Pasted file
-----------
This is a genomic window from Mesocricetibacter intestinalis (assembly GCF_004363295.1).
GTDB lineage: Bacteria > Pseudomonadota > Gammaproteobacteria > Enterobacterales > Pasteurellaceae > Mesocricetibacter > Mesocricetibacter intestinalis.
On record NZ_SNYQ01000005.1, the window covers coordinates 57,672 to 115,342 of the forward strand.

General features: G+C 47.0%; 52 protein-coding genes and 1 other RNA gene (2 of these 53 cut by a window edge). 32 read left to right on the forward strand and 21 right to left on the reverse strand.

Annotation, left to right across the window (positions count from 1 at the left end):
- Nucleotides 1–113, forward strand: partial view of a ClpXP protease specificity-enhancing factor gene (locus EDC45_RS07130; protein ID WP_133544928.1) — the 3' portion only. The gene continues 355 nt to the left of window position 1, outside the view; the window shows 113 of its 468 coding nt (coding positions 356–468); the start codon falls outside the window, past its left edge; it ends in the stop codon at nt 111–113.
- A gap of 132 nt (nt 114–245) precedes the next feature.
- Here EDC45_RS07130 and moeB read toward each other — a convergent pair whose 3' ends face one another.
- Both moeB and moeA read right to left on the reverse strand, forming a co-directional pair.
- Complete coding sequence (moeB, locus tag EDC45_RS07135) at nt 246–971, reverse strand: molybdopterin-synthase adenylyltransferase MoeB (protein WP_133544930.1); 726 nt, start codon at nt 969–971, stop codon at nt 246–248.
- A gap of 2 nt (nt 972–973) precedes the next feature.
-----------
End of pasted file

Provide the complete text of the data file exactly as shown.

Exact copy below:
This is a genomic window from Mesocricetibacter intestinalis (assembly GCF_004363295.1).
GTDB lineage: Bacteria > Pseudomonadota > Gammaproteobacteria > Enterobacterales > Pasteurellaceae > Mesocricetibacter > Mesocricetibacter intestinalis.
On record NZ_SNYQ01000005.1, the window covers coordinates 57,672 to 115,342 of the forward strand.

General features: G+C 47.0%; 52 protein-coding genes and 1 other RNA gene (2 of these 53 cut by a window edge). 32 read left to right on the forward strand and 21 right to left on the reverse strand.

Annotation, left to right across the window (positions count from 1 at the left end):
- Nucleotides 1–113, forward strand: partial view of a ClpXP protease specificity-enhancing factor gene (locus EDC45_RS07130; protein ID WP_133544928.1) — the 3' portion only. The gene continues 355 nt to the left of window position 1, outside the view; the window shows 113 of its 468 coding nt (coding positions 356–468); the start codon falls outside the window, past its left edge; it ends in the stop codon at nt 111–113.
- A gap of 132 nt (nt 114–245) precedes the next feature.
- Here EDC45_RS07130 and moeB read toward each other — a convergent pair whose 3' ends face one another.
- Both moeB and moeA read right to left on the reverse strand, forming a co-directional pair.
- Complete coding sequence (moeB, locus tag EDC45_RS07135) at nt 246–971, reverse strand: molybdopterin-synthase adenylyltransferase MoeB (protein WP_133544930.1); 726 nt, start codon at nt 969–971, stop codon at nt 246–248.
- A gap of 2 nt (nt 972–973) precedes the next feature.